From Our 2013 Archives
FDA Approves Botox for Crow's Feet
Latest Skin News
WEDNESDAY, Sept. 11 (HealthDay News) -- Adults bothered by the appearance of crow's feet -- lines at the outside corners of the eyes -- have a new treatment option.
The U.S. Food and Drug Administration on Wednesday approved the use of Botox Cosmetic for temporary improvement of moderate to severe crow's feet.
Botox Cosmetic (onabotulinum toxin A) has been approved in the United States since 2002 to treat frown lines between the eyebrows. It works to make wrinkles less prominent by keeping facial muscles from tightening, according to an FDA news release.
"This additional indication will provide people with a new FDA-approved treatment option for those seeking a smoother appearance by temporarily minimizing the appearance of crow's feet at the sides of the eyes," Dr. Susan Walker, director of the division of dermatology and dental products in the FDA's Center for Drug Evaluation and Research, said in the news release.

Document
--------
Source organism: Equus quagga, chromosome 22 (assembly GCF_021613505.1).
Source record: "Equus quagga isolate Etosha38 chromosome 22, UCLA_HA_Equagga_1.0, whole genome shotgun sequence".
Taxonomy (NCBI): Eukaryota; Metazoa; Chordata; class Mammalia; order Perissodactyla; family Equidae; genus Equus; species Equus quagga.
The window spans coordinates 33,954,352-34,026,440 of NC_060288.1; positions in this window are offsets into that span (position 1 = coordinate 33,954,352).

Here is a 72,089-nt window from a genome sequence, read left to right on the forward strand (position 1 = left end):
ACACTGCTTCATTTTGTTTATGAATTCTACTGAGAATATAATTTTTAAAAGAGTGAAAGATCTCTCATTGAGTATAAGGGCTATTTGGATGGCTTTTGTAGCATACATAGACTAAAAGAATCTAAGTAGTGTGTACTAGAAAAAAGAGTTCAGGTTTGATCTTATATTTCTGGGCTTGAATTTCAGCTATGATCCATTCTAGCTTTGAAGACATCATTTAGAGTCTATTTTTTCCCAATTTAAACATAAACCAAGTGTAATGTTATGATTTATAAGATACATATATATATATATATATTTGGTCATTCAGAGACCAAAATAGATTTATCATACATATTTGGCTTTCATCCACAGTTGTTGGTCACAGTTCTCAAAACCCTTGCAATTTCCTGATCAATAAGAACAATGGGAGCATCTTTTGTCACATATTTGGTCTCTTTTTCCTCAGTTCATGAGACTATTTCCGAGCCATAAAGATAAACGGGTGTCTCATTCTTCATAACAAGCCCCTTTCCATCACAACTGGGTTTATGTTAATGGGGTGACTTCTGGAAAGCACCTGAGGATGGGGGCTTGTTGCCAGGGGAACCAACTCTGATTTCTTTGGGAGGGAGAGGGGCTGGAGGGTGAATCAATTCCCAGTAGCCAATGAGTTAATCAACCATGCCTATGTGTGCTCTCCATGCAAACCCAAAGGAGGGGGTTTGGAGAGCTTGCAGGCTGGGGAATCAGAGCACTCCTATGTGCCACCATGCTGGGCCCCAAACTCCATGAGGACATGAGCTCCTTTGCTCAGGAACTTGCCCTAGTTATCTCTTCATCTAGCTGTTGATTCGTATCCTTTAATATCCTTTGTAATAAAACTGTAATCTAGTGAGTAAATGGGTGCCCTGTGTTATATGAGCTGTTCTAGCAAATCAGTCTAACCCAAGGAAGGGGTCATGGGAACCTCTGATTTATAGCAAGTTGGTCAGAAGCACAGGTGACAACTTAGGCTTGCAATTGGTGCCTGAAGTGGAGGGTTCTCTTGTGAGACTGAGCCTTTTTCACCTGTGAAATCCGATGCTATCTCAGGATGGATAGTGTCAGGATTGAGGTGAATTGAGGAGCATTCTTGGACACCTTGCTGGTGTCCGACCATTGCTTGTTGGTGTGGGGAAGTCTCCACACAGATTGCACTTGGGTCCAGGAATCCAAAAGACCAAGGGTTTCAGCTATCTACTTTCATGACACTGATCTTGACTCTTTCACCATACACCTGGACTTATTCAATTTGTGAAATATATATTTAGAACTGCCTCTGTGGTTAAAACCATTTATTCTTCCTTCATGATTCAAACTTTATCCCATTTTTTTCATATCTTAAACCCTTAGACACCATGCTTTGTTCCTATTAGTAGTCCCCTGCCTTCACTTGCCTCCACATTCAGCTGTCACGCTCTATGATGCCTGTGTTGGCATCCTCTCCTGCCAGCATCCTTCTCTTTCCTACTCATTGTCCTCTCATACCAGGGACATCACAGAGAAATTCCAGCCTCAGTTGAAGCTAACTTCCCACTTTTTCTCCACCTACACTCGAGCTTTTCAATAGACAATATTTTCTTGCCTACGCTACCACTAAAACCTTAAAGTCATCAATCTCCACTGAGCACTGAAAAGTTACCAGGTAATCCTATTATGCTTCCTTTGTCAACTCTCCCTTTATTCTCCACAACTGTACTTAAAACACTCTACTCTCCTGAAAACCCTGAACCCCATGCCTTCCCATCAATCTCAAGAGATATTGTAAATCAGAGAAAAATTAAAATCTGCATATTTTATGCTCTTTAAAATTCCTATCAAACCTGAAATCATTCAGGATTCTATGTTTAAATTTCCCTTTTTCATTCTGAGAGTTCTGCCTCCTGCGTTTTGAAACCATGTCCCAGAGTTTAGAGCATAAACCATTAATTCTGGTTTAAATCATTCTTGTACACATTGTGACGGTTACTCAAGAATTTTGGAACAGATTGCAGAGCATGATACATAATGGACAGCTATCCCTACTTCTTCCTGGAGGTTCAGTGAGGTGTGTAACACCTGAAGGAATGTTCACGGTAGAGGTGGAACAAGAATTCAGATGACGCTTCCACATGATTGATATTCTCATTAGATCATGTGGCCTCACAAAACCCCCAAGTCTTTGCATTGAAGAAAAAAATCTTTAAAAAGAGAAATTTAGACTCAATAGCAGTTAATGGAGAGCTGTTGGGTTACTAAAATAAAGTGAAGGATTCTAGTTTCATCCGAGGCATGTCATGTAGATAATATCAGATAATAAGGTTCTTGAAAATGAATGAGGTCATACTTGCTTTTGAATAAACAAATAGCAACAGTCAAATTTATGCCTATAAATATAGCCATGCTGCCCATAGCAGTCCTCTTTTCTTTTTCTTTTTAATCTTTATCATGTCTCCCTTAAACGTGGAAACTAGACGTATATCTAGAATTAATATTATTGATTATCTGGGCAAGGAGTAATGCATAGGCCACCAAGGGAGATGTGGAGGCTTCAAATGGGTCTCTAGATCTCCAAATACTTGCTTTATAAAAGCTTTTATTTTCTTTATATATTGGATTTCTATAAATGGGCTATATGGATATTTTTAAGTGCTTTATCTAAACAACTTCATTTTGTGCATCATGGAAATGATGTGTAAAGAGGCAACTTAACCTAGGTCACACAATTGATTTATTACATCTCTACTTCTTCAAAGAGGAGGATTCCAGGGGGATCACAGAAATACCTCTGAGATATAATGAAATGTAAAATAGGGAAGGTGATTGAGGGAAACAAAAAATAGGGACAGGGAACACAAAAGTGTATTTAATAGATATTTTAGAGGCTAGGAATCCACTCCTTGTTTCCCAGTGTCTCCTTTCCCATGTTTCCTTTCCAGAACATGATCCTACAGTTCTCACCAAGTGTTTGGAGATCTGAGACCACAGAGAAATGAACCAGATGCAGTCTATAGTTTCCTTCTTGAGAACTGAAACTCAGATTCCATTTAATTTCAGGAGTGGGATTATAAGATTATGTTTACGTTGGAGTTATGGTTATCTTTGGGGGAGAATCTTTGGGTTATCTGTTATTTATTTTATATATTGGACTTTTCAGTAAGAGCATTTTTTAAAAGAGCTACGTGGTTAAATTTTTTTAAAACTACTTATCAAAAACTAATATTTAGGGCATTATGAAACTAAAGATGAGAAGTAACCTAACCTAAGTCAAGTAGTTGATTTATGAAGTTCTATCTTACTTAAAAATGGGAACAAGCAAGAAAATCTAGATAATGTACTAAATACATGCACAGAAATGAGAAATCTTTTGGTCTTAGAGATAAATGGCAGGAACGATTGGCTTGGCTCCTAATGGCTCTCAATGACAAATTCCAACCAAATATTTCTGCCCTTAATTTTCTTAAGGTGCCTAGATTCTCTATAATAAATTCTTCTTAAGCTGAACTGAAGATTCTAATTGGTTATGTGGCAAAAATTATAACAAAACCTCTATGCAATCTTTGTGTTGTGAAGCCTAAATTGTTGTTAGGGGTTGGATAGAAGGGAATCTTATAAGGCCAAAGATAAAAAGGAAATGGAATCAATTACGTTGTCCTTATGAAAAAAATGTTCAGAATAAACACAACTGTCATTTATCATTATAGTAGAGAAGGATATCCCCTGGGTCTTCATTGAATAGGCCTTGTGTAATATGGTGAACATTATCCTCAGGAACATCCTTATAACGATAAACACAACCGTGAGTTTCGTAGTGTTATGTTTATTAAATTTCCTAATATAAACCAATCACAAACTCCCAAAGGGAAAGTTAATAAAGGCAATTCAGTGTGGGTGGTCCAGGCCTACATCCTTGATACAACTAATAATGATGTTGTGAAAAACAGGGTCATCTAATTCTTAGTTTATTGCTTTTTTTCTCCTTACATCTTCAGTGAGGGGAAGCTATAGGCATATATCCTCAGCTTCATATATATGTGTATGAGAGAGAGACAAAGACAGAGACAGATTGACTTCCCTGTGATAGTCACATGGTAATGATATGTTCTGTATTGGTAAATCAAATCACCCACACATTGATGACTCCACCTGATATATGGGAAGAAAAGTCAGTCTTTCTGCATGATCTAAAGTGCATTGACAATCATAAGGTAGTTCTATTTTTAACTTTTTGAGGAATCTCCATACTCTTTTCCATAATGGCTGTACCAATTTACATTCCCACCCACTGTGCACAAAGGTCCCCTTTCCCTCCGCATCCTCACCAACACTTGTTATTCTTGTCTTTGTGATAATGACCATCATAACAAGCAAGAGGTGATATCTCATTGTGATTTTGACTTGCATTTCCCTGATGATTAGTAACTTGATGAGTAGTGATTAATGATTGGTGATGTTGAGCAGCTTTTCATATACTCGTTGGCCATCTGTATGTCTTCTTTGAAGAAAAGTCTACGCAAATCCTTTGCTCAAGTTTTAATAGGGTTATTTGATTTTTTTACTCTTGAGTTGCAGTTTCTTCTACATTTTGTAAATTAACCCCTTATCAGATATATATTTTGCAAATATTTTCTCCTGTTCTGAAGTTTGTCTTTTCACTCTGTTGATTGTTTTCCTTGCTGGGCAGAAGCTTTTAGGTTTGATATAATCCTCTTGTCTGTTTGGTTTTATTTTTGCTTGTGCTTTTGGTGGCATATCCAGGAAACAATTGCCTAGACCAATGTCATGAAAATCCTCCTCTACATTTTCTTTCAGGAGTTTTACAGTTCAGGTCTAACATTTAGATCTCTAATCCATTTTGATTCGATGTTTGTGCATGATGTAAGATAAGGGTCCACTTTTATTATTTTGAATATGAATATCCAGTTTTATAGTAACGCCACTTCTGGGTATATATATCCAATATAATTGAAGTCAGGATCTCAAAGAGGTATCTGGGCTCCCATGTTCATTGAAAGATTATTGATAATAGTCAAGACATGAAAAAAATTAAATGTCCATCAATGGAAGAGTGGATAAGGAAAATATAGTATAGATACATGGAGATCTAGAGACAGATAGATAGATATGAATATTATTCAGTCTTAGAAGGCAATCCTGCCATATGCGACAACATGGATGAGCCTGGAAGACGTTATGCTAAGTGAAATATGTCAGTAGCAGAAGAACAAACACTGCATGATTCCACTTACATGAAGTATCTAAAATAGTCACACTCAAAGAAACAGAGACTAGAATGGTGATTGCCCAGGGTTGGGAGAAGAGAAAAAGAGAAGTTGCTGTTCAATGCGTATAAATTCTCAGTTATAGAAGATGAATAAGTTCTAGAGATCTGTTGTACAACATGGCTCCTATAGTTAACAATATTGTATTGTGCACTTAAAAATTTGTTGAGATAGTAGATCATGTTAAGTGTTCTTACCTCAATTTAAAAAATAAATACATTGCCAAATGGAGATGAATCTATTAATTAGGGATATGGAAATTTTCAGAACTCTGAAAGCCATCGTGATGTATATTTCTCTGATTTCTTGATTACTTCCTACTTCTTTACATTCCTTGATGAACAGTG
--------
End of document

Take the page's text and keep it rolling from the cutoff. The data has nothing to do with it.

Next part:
Botox Cosmetic is given by intramuscular injection. Treatment for frown lines (officially known as glabellar lines) and crow's feet (lateral canthal lines) is given at the same time.
The treatment underwent two clinical trials to establish its safety and effectiveness for improving crow's feet. In all, 833 adults with moderate to severe lines were randomly assigned to get Botox Cosmetic or an inactive placebo. Participants in the Botox Cosmetic group showed greater improvement in their appearance.
Botox Cosmetic is manufactured by Allergan Inc., based in Irvine, Calif.
-- Lisa Esposito
SOURCE: U.S. Food and Drug Administration, news release, Sept. 11, 2013
- Allergic Skin Disorders
- Bacterial Skin Diseases
- Bites and Infestations
- Diseases of Pigment
- Fungal Skin Diseases
- Medical Anatomy and Illustrations
- Noncancerous, Precancerous & Cancerous Tumors
- Oral Health Conditions
- Papules, Scales, Plaques and Eruptions
- Scalp, Hair and Nails
- Sexually Transmitted Diseases (STDs)
- Vascular, Lymphatic and Systemic Conditions
- Viral Skin Diseases
- Additional Skin Conditions